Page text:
In the recent post Are Volunteers actually Mythical Creatures? Colleen Kelly debunks the myth that volunteers are not accountable. In Monday’s Abundant Not-for-Profit webinar we raised this myth again, and 38% of participants said in their experience volunteers are not accountable. One webinar participant who did not buy into this myth shared this insight: “I believe that volunteers are accountable, but in my experience they are not held accountable”.
I lead a team of more than 40 volunteers (knowledge philanthropists) who each hold significant responsibility. If...
If you’ve ever attended a board governance learning opportunity with Vantage Point you’re probably familiar with the “hats” analogy.
Board members are often called on to wear many “hats” in an organization. This can result in some murky territory when it comes to who is accountable to whom.
So, which hat when?
When board members are governing the organization they wear their “board hat”. They are accountable to the Chair of the Board and the community. On the other hand, when they take an operational role, it’s important they take off their “board hat” and put on a different one. In this new...
Have you ever left a workshop energized by new ideas, and returned to the office only to be immediately consumed with business as usual? Do you ever wonder why your board members or leadership team aren’t equally excited about your new suggestions and ideas?
If so, you’re not alone.
At Vantage Point, we’re offering an increasing number of shared learning opportunities for executives, board members and leadership staff to attend together. At the end of most of our Governance Lab sessions I’ll see a few executive directors and board members linger in the training room, deeply engaged in...
Successful leaders don’t focus on their own brilliance; they seek out and cultivate brilliance from those around them. Successful leaders don’t believe they have all the right expertise and answers; they proactively invite a variety of perspectives so they can make the best decisions.
I’m paraphrasing the words of Fierce, Inc. President & CEO Halley Bock, as she spoke to a crowd of 135 not-for-profit leaders at Vantage Point’s Leaders Forum. The event focused on personal leadership and the importance of conversations in building strong relationships.
Recent articles on Bill C-399: The Volunteer Tax Credit, have provoked an old debate on volunteerism and altruism. For example, Charity Village posed this question to its readers in the article NDP MP proposes tax credit for volunteers: Does it make sense for taxpayers to pay for volunteerism or does volunteerism itself imply an altruistic, non-monetary activity that needs no material reward?
Volunteerism is not altruistic. There, I said it.
People have motivations for volunteering. They are unique to each individual and come in the form of a desire to socialize; learn something new; gain a...
**Fourth in a series relating to a recent “experiment” in succession planning
Mokita = that which everyone knows and no one speaks of. Sure, the white elephant in the room. Right? In my experience we have joking side conversations about the “white elephant” and typically do nothing to face it down.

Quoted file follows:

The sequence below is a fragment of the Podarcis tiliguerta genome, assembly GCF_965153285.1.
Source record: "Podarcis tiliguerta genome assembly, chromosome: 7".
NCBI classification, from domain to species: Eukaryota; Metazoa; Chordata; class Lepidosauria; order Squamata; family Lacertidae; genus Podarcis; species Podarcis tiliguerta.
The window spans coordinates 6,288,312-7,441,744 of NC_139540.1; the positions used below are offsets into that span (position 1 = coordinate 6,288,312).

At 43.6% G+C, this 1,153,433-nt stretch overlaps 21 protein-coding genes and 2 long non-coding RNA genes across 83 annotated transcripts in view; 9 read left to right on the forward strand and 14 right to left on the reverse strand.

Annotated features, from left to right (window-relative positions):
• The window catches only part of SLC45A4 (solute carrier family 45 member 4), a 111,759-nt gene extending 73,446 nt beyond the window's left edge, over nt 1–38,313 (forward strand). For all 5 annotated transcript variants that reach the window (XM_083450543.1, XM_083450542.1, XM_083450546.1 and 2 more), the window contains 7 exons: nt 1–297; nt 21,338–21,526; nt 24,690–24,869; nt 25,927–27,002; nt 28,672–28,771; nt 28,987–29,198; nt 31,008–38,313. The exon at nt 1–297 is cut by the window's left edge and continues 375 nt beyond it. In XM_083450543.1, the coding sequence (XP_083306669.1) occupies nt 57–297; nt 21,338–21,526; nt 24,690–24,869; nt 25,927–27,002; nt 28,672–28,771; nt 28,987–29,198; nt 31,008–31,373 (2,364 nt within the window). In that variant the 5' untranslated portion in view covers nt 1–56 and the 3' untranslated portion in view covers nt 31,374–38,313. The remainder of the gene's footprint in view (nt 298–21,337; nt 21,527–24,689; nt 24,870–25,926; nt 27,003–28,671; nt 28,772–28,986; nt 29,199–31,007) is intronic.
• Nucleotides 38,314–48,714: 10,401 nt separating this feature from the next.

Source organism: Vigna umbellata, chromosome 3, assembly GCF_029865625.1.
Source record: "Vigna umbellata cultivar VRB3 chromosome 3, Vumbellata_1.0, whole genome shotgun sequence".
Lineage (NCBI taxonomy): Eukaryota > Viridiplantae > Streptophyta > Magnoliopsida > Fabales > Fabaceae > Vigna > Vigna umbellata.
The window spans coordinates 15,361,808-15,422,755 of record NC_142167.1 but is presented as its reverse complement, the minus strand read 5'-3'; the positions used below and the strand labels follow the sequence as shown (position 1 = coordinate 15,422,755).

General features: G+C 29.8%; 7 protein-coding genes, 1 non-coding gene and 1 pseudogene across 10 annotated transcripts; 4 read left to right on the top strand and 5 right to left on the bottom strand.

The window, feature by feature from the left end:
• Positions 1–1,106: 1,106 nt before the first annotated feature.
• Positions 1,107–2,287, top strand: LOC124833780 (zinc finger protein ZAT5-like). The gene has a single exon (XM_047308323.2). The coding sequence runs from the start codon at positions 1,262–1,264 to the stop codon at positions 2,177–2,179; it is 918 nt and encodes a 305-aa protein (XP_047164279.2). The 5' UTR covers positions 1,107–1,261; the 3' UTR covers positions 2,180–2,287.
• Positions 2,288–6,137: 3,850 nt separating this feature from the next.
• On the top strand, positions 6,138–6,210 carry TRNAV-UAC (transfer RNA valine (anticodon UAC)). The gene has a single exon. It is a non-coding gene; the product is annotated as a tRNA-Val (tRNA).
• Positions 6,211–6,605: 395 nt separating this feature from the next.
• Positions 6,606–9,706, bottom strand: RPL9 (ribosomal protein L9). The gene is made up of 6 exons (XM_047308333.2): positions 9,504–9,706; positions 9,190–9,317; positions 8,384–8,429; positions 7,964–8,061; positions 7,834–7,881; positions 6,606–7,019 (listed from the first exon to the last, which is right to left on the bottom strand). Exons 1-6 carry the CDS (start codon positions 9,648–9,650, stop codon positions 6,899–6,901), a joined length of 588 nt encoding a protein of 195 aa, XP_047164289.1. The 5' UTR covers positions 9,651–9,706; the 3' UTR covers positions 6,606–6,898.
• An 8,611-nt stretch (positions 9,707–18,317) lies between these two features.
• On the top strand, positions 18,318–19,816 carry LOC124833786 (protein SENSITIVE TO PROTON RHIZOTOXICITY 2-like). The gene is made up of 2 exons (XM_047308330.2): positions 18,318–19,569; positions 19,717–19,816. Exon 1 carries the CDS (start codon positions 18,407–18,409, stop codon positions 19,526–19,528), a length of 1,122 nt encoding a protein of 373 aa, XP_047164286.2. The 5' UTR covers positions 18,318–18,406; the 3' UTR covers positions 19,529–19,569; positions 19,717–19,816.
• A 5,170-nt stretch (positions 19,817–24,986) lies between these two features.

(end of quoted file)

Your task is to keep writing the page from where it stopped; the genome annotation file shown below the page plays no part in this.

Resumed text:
Though a familiar concept, this was one of the many “gems” I took away from Leaders Forum with Halley Bock of Fierce, Inc. two weeks ago.
Halley pointed out that a “mokita” is not something to joke about. It is something to tackle head on. She introduced the notion that the Papuans of New Guinea...
In 1994, world-renowned Encyclopedia Britannica released Encarta, the first internet-based version of their encyclopedia, accessible for a fee. Built with a team of paid researchers, and with the support of expensive retrieval software, Encyclopedia Britannica amassed over 300 million characters of text and 2,000 illustrations.
In 2001, Wikipedia was founded as a not-for-profit organization with a mandate to provide a free, open-source, collaborative encyclopedia. The creators invited any user who visited the site to contribute their knowledge as editors of its entries. By June 2012, Wikipedia...
Last week I posted an email from a potential knowledge philanthropist who wanted to volunteer with Vantage Point. I posed the question: What process do you have in place to engage the talents of people who knock on your door?
One of our readers commented: When an applicant has such impressive credentials, a board member (maybe even the chair of the board) or the CEO or other senior staff should arrange to meet to talk more and assess the fit.
I agree. At Vantage Point, each knowledge philanthropist who knocks on our door is referred to Colleen Kelly (our Executive Director and Chief People...
Right now, someone with high-level skills and expertise in your community is thinking about volunteering with your organization. When they knock on your door, will you know how to put their talent to work?
This is an actual email our organization received two weeks ago:
I'm writing to apply for a volunteer position with your organization and feel I'd be a great fit. I have six years of escalating management experience for 5-200 million dollar businesses across western Canada and have led corporate, political, and retail teams to deliver nation-leading results.